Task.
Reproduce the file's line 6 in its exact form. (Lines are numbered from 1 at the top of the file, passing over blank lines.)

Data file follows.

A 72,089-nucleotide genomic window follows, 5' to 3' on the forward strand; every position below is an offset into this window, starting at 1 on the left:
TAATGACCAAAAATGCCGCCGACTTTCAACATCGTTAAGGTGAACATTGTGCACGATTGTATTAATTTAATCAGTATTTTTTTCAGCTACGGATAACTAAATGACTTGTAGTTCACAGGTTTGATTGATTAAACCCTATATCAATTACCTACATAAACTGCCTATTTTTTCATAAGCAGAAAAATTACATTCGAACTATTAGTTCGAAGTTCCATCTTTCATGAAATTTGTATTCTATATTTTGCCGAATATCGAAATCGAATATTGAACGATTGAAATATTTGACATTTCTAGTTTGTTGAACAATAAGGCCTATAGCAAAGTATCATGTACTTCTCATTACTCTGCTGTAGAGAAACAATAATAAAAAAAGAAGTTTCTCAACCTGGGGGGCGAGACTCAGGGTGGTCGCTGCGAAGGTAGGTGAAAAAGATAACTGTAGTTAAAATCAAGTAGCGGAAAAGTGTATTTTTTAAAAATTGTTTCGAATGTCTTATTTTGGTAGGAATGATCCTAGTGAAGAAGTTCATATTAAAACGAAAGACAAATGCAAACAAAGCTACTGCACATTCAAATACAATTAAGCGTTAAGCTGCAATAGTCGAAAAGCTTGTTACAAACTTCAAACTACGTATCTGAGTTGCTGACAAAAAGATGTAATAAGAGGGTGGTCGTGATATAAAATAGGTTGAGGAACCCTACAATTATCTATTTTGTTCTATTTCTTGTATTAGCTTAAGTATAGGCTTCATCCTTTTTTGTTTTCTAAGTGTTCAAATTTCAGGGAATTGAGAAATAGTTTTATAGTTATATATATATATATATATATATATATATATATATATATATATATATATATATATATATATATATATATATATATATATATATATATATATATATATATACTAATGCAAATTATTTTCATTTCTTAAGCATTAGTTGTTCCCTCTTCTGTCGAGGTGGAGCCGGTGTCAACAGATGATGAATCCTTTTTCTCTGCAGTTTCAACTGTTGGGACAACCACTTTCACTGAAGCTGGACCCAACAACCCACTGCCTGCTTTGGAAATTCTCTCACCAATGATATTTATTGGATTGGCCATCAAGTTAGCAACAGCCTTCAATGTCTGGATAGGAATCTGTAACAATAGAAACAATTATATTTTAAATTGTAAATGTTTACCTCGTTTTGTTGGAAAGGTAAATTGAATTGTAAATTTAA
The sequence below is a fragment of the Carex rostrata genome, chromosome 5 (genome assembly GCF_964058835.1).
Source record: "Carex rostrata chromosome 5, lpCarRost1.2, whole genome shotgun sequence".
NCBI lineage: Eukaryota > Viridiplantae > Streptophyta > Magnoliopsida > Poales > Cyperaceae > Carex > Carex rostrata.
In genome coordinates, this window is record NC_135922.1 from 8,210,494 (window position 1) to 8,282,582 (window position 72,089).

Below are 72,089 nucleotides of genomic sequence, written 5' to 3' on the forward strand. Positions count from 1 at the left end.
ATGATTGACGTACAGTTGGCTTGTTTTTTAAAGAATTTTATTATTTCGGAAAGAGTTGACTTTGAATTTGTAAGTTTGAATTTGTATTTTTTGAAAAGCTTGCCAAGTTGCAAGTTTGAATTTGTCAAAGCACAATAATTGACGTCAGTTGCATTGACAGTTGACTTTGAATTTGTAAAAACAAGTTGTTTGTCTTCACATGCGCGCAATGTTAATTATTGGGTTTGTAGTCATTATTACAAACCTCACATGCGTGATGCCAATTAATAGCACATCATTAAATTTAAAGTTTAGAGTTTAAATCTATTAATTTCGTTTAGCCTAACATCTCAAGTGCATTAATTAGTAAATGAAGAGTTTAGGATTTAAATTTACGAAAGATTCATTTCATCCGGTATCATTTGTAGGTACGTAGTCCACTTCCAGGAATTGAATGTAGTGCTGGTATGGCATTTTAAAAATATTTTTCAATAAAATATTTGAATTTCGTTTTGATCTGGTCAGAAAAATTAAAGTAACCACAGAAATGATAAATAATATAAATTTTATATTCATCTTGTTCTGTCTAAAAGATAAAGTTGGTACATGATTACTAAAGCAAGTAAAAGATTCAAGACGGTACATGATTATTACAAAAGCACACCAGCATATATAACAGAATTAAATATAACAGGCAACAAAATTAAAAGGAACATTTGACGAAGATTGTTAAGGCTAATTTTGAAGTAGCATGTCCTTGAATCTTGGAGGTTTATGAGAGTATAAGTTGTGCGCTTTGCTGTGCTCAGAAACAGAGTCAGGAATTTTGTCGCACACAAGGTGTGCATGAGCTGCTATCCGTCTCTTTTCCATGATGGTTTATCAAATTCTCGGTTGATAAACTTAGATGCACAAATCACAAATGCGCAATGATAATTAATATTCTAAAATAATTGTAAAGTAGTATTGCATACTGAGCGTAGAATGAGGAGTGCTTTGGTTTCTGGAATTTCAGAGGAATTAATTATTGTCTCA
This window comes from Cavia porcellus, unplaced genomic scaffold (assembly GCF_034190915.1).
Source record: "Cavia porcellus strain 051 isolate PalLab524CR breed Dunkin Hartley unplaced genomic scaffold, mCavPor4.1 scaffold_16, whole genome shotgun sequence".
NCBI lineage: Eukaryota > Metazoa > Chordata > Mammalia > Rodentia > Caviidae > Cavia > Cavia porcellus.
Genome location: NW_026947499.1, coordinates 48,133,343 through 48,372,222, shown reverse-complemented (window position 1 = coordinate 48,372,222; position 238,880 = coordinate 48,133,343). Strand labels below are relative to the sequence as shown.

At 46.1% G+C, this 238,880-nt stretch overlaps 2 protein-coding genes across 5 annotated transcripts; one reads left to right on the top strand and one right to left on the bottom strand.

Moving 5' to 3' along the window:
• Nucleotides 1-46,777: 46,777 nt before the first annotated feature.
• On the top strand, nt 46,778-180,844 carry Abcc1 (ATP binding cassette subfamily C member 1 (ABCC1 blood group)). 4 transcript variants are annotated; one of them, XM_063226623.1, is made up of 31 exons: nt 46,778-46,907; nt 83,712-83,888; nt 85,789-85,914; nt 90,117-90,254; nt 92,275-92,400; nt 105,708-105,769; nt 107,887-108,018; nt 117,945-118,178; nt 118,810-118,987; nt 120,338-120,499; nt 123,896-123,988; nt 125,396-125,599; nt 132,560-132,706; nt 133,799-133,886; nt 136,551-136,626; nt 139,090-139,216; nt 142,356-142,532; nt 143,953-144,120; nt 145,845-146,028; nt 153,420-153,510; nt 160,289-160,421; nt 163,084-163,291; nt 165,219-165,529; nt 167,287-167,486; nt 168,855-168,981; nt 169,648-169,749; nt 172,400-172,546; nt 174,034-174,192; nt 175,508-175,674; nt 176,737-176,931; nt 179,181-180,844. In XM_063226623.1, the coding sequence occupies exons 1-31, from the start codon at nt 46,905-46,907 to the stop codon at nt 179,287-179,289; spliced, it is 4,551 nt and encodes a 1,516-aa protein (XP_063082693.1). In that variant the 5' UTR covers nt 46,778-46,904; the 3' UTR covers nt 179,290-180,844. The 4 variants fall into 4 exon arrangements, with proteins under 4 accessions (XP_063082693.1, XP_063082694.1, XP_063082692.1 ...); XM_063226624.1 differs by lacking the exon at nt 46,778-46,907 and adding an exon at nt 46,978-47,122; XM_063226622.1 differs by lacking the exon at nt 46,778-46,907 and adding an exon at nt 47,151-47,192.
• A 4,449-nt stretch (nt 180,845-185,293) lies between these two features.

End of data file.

In genome coordinates, this window is record NC_135922.1 from 8,210,494 (window position 1) to 8,282,582 (window position 72,089).